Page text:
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Britain loses 200k working days from sleep deprivation amongst employees

Lack of adequate sleep (sleep deprivation) is costing the UK economy as much as £40bn a year in lost productivity, according to a new study.

Researches at the policy think tank Rand Europe analysed recent survey data from 62,000 people in five countries: the US, Japan, the UK, Germany and Canada.  They found employees who sleep less than six hours a night lose around six more working days through absenteeism or presenteeism each year than those who sleep seven to nine hours a night.
Sleeping less than seven hours a day leads to a higher mortality risk and lower productivity levels among the workforce through a combination of absenteeism and employees being present at work but working at a sub-optimal level. The losses stemming from this cost the UK 1.86% of its gross domestic product.
The report called on employers to recognise the importance of sleep and build facilities for employees to take daytime naps.  It urged working adults to set consistent wake-up times and limit the use of electronic devices before bedtime.

As always, here are the Healthy Performance tips to help employees suffering from sleep deprivation:

Whilst at work …
There are a variety of things you can do to whilst at work to make sure you stay alert.

  • Make sure the lighting in your workplace is as bright as possible to help your body adjust.
  • Eat enough during the working day so you only need a light meal before bed and aren’t hungry when you need to sleep.
  • Don’t have drinks with lots of caffeine close to when you go to bed as they can stop you getting to sleep.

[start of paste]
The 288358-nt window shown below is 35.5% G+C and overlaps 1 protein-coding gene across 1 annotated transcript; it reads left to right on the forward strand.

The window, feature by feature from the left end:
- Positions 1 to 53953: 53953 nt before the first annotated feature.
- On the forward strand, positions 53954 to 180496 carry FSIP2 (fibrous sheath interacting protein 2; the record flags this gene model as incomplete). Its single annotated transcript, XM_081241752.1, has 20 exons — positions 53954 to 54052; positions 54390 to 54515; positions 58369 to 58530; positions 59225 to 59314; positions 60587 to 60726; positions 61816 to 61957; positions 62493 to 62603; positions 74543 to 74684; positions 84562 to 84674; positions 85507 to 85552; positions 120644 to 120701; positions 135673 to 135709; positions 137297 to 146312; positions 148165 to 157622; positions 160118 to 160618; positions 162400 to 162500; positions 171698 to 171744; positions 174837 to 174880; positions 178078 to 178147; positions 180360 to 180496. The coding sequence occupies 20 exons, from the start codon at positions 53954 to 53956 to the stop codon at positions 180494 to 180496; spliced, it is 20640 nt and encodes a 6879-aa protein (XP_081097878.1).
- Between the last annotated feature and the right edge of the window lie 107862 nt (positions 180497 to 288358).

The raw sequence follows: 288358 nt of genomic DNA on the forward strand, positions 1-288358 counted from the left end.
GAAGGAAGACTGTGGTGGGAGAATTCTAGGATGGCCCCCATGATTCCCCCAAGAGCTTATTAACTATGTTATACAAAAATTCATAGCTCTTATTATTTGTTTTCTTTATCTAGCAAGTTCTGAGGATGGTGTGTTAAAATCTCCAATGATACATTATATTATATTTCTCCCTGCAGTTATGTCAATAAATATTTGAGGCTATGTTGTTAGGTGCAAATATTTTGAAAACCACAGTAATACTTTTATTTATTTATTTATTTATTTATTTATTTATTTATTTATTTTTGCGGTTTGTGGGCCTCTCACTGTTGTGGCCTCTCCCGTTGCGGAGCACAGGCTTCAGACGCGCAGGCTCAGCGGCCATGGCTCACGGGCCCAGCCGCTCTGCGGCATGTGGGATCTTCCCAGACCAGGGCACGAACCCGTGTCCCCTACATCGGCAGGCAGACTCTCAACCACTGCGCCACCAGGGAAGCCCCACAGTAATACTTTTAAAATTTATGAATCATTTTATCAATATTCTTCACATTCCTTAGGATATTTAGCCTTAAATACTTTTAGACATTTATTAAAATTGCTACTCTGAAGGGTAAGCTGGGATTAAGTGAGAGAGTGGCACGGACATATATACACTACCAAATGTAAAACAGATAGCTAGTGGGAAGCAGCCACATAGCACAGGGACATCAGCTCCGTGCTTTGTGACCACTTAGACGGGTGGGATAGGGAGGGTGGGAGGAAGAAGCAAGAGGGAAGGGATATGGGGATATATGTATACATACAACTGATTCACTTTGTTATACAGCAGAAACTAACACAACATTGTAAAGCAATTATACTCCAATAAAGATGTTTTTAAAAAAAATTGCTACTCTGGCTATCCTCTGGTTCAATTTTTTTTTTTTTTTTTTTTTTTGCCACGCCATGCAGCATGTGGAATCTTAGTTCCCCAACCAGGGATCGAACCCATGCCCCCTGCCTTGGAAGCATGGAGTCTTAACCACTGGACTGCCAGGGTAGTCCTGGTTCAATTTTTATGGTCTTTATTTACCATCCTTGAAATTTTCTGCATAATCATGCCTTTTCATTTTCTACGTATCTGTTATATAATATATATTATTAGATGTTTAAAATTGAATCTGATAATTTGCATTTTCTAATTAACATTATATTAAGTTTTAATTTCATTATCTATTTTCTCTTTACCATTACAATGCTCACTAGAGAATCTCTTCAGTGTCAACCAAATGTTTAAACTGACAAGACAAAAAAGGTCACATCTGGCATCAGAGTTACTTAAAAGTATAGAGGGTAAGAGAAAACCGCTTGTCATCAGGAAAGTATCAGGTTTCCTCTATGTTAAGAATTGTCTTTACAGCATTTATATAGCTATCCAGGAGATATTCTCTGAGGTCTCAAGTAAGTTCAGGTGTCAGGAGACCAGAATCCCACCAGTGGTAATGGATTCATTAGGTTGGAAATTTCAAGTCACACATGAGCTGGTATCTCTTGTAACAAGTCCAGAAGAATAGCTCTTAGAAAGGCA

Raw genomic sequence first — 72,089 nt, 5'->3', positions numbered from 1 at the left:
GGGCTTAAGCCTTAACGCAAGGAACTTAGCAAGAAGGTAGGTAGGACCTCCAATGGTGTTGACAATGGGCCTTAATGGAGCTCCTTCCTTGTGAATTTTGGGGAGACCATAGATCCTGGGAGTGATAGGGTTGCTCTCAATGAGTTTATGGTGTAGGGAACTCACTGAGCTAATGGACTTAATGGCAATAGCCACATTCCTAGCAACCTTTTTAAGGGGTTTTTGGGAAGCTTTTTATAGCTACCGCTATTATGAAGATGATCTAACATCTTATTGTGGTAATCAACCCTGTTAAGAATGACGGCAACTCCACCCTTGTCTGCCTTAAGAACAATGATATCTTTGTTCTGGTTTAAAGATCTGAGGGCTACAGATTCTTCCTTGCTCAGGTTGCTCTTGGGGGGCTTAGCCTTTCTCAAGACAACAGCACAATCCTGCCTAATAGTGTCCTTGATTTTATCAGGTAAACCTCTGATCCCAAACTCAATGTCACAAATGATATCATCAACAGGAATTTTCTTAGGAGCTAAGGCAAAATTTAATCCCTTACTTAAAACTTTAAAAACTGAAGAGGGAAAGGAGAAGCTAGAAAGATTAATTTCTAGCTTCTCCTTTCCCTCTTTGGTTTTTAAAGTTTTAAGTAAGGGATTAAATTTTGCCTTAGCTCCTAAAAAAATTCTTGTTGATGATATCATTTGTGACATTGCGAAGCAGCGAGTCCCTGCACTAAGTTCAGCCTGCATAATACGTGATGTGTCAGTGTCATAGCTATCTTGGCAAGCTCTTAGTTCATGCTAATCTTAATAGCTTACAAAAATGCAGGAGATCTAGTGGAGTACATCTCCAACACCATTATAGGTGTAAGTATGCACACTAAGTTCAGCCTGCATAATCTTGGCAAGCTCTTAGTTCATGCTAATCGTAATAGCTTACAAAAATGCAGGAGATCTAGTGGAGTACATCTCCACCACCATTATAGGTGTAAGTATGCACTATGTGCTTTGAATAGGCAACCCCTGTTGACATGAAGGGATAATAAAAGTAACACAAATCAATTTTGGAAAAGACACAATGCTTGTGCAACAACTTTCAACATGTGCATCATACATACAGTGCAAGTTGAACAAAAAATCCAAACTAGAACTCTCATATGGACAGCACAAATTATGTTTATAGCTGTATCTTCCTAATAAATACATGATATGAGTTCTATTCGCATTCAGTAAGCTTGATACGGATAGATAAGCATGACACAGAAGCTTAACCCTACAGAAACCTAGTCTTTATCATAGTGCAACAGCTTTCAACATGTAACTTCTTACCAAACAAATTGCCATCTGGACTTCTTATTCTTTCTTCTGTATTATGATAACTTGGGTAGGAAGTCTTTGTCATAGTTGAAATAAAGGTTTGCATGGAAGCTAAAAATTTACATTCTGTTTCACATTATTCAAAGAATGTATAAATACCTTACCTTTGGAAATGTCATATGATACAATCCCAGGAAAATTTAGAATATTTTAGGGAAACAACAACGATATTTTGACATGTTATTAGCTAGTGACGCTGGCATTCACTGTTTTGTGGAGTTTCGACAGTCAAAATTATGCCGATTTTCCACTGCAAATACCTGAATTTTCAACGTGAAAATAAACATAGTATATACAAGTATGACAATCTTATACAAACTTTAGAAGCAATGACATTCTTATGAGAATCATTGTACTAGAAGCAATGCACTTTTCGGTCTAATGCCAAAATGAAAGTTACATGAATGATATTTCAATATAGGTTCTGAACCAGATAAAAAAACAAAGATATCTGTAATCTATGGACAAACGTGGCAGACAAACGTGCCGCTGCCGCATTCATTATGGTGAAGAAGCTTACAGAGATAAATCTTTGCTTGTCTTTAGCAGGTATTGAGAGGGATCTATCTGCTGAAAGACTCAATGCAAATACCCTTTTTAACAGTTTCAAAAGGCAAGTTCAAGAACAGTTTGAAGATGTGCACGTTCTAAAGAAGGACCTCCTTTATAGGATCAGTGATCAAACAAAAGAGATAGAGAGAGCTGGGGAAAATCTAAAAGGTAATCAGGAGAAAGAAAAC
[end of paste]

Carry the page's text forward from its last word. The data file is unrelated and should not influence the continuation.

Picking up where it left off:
• Take regular breaks at work to keep you energised.
  • Plan your work around your working times – if you know you get drowsy at a certain time, wherever possible, do the most energising work at that point to make sure you stay alert. Talk to your colleagues too so you help each other stay alert.

Getting to sleep …
If you find it hard to get to sleep, there are several things you can try.

  • Do something calming before you go to sleep, such as reading a book, going for a short walk or having a warm bath.
  • Don’t do any intense exercise before going to bed, as this can make you feel more awake and make it harder to get to sleep.
  • Keep your bedroom cool to aid sleep.
  • Use blackout curtains or blinds to make your bedroom dark, or wear an eye mask to keep out light.
  • Put your phone on the silent setting to prevent interruptions. Turn the phone upside down to avoid blue light emmissions. Ask family or friends to keep noise to a low level and to wear headphones when listening to music or playing computer games.
  • Wear ear plugs if there is any unavoidable noise, or play gentle background music to drown out noise.

For further information and reading around employee sleep, visit

Employee sleep deprivation
Employee sleep deprivation

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